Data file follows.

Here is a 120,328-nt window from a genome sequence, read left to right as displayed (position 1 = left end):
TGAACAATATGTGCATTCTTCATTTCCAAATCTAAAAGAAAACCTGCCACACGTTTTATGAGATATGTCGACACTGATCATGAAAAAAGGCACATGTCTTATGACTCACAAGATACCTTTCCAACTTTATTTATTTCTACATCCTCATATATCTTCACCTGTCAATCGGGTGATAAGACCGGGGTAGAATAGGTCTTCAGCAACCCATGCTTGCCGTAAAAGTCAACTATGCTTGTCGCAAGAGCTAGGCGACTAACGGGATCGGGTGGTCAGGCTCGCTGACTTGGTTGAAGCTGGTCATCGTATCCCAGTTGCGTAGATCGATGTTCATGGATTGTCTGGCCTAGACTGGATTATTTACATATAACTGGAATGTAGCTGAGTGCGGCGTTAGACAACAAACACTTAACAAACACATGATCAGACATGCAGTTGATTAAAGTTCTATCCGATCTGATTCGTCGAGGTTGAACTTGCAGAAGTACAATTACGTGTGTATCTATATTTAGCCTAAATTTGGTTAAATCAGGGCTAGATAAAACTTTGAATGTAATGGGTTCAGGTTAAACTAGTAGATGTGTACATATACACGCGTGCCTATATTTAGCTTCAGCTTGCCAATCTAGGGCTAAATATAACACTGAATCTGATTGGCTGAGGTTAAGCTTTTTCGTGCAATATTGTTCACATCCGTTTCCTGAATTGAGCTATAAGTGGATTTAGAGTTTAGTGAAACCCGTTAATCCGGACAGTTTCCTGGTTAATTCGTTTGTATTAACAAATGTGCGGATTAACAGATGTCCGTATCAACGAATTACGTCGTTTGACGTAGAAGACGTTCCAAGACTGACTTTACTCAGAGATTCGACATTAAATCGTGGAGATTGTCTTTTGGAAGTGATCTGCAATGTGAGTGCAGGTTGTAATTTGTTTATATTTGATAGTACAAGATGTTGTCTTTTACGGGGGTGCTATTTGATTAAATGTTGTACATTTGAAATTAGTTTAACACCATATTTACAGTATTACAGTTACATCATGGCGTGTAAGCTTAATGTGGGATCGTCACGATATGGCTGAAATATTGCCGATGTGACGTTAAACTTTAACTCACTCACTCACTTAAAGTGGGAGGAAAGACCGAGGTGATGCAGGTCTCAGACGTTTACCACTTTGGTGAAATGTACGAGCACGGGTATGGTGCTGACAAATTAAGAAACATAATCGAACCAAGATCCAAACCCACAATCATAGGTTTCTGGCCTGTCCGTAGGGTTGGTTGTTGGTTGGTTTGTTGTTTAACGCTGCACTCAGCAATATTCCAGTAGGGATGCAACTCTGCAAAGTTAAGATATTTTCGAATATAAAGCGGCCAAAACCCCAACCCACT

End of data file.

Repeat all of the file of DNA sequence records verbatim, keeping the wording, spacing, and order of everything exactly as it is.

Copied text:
Here is a 120,328-nt window from a genome sequence, read left to right as displayed (position 1 = left end):
TGAACAATATGTGCATTCTTCATTTCCAAATCTAAAAGAAAACCTGCCACACGTTTTATGAGATATGTCGACACTGATCATGAAAAAAGGCACATGTCTTATGACTCACAAGATACCTTTCCAACTTTATTTATTTCTACATCCTCATATATCTTCACCTGTCAATCGGGTGATAAGACCGGGGTAGAATAGGTCTTCAGCAACCCATGCTTGCCGTAAAAGTCAACTATGCTTGTCGCAAGAGCTAGGCGACTAACGGGATCGGGTGGTCAGGCTCGCTGACTTGGTTGAAGCTGGTCATCGTATCCCAGTTGCGTAGATCGATGTTCATGGATTGTCTGGCCTAGACTGGATTATTTACATATAACTGGAATGTAGCTGAGTGCGGCGTTAGACAACAAACACTTAACAAACACATGATCAGACATGCAGTTGATTAAAGTTCTATCCGATCTGATTCGTCGAGGTTGAACTTGCAGAAGTACAATTACGTGTGTATCTATATTTAGCCTAAATTTGGTTAAATCAGGGCTAGATAAAACTTTGAATGTAATGGGTTCAGGTTAAACTAGTAGATGTGTACATATACACGCGTGCCTATATTTAGCTTCAGCTTGCCAATCTAGGGCTAAATATAACACTGAATCTGATTGGCTGAGGTTAAGCTTTTTCGTGCAATATTGTTCACATCCGTTTCCTGAATTGAGCTATAAGTGGATTTAGAGTTTAGTGAAACCCGTTAATCCGGACAGTTTCCTGGTTAATTCGTTTGTATTAACAAATGTGCGGATTAACAGATGTCCGTATCAACGAATTACGTCGTTTGACGTAGAAGACGTTCCAAGACTGACTTTACTCAGAGATTCGACATTAAATCGTGGAGATTGTCTTTTGGAAGTGATCTGCAATGTGAGTGCAGGTTGTAATTTGTTTATATTTGATAGTACAAGATGTTGTCTTTTACGGGGGTGCTATTTGATTAAATGTTGTACATTTGAAATTAGTTTAACACCATATTTACAGTATTACAGTTACATCATGGCGTGTAAGCTTAATGTGGGATCGTCACGATATGGCTGAAATATTGCCGATGTGACGTTAAACTTTAACTCACTCACTCACTTAAAGTGGGAGGAAAGACCGAGGTGATGCAGGTCTCAGACGTTTACCACTTTGGTGAAATGTACGAGCACGGGTATGGTGCTGACAAATTAAGAAACATAATCGAACCAAGATCCAAACCCACAATCATAGGTTTCTGGCCTGTCCGTAGGGTTGGTTGTTGGTTGGTTTGTTGTTTAACGCTGCACTCAGCAATATTCCAGTAGGGATGCAACTCTGCAAAGTTAAGATATTTTCGAATATAAAGCGGCCAAAACCCCAACCCACT